17. An Improvement of Fine Scale Wind Field Prediction using WRF/MMIF Models for CALPUFF Application.

    NASA Astrophysics Data System (ADS)

    Kim, A. L.; Koo, Y. S.

    2014-12-01

    Accurate simulation of CALPUFF dispersion modeling is largely dependent on the data sets which are properly resolved in the spatial and temporal evolution of meteorological field on a wide range of scales. The fine scale field wind of 100 m spatial resolution is required for the CALPUFF modeling in the complex terrain near the coastal area. The objective of this paper is to provide information how to calculate the fine scale wind field using recent advances in the meteorological model. The diagnostic model of CALMET has been used to generate fine grid scale wind field by interpolating output of mesoscale prognostic weather models of MM5 (short for Fifth-Generation Penn State/NCAR Mesoscale Model) and WRF (Weather Research and Forecast). The MMIF(The Mesoscale Model Interface Program) interfacial program directly converting WRF meteorological output to formats appropriate for CALPUFF modeling without diagnostic interpolations is recently developed. The modeling comparison between WRF/CALMET and WRF/MMIF was carried out to find out a best way in generating fine wind field in the complex geological conditions. For the WRF/CALMET modeling, WRF model output of 900m grid resolution was provided to CALMET model and CALMET then calculated the fine grid resolution of 100m by diagnostically interpolating the WRF output. For the WRF/MMIF modeling, the WRF model directly calculate the fine grid of 100m and the MMIF program was used to convert WRF data. In order to validate model performance of two methods, simulated variables of meteorological fields were compared with observations at the landfill site near the coast in KOREA. It is found that WRF/MMIF is in better agreement with observations than CALWRF/CALMET in respect to the statics of RMSE and IOA. CALPUFF modeling with landfill emission data of H2S was performed and compared with monitoring data to identify effects on meteorological data on the final outcome of CALPUFF dispersion modeling.

  18. Transforming Global Health by Improving the Science of Scale-Up.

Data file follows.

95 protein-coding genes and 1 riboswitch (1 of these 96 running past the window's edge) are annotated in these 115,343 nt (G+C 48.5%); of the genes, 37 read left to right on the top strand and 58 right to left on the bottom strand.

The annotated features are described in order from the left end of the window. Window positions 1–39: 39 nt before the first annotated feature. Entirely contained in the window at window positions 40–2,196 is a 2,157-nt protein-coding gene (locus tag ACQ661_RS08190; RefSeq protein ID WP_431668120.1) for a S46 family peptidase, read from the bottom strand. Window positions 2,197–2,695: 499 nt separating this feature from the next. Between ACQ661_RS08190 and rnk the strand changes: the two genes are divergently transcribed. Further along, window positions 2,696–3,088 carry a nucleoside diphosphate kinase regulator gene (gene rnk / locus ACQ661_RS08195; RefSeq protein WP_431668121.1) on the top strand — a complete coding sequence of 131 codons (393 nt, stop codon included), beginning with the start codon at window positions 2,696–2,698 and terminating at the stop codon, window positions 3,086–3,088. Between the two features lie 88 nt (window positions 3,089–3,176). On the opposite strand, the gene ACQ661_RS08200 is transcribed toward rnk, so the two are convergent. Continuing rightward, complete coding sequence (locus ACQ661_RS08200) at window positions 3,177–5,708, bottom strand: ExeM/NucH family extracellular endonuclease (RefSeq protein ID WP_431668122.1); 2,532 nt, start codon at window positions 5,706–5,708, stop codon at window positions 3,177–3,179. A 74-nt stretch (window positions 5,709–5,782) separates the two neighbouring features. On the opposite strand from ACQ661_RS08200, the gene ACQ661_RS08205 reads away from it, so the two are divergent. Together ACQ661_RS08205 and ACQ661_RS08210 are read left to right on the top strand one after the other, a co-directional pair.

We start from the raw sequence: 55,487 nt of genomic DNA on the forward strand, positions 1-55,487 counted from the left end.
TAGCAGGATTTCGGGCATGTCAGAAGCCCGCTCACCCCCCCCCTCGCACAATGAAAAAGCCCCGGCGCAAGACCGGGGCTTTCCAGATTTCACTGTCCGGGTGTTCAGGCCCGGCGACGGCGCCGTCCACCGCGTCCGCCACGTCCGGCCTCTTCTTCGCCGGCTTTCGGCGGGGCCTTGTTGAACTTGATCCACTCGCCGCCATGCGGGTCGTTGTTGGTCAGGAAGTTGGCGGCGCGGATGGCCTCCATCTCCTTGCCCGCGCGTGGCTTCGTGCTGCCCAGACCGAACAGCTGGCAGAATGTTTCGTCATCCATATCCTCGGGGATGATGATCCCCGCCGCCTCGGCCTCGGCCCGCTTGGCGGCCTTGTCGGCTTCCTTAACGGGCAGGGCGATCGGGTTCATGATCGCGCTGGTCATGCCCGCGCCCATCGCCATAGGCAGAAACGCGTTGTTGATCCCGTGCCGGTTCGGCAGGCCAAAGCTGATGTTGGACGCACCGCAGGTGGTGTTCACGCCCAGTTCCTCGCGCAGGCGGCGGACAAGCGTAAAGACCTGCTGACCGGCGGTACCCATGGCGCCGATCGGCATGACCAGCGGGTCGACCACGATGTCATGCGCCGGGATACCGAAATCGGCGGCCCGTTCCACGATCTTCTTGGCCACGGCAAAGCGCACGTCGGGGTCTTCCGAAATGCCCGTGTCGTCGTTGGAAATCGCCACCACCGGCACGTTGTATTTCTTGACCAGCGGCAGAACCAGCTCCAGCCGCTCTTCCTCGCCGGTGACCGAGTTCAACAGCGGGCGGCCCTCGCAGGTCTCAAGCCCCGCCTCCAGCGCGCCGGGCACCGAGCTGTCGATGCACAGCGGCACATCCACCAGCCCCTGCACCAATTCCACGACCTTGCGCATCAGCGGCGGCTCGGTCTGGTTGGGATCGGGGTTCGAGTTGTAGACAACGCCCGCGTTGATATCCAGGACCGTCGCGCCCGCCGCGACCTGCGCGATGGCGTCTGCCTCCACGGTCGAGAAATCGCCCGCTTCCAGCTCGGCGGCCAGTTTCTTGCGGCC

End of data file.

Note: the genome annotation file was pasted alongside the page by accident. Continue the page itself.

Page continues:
PubMed

    Kruk, Margaret E; Yamey, Gavin; Angell, Sonia Y; Beith, Alix; Cotlear, Daniel; Guanais, Frederico; Jacobs, Lisa; Saxenian, Helen; Victora, Cesar; Goosby, Eric

    2016-03-01

    In its report Global Health 2035, the Commission on Investing in Health proposed that health investments can reduce mortality in nearly all low- and middle-income countries to very low levels, thereby averting 10 million deaths per year from 2035 onward. Many of these gains could be achieved through scale-up of existing technologies and health services. A key instrument to close this gap is policy and implementation research (PIR) that aims to produce generalizable evidence on what works to implement successful interventions at scale. Rigorously designed PIR promotes global learning and local accountability. Much greater national and global investments in PIR capacity will be required to enable the scaling of effective approaches and to prevent the recycling of failed ideas. Sample questions for the PIR research agenda include how to close the gap in the delivery of essential services to the poor, which population interventions for non-communicable diseases are most applicable in different contexts, and how to engage non-state actors in equitable provision of health services in the context of universal health coverage.

  19. Order Matters: Sequencing Scale-Realistic Versus Simplified Models to Improve Science Learning

    NASA Astrophysics Data System (ADS)

    Chen, Chen; Schneps, Matthew H.; Sonnert, Gerhard

    2016-10-01

    Teachers choosing between different models to facilitate students' understanding of an abstract system must decide whether to adopt a model that is simplified and striking or one that is realistic and complex. Only recently have instructional technologies enabled teachers and learners to change presentations swiftly and to provide for learning based on multiple models, thus giving rise to questions about the order of presentation. Using disjoint individual growth modeling to examine the learning of astronomical concepts using a simulation of the solar system on tablets for 152 high school students (age 15), the authors detect both a model effect and an order effect in the use of the Orrery, a simplified model that exaggerates the scale relationships, and the True-to-scale, a proportional model that more accurately represents the realistic scale relationships. Specifically, earlier exposure to the simplified model resulted in diminution of the conceptual gain from the subsequent realistic model, but the realistic model did not impede learning from the following simplified model.

  20. Transforming Global Health by Improving the Science of Scale-Up

    PubMed Central

    Kruk, Margaret E.; Yamey, Gavin; Angell, Sonia Y.; Beith, Alix; Cotlear, Daniel; Guanais, Frederico; Jacobs, Lisa; Saxenian, Helen; Victora, Cesar; Goosby, Eric

    2016-01-01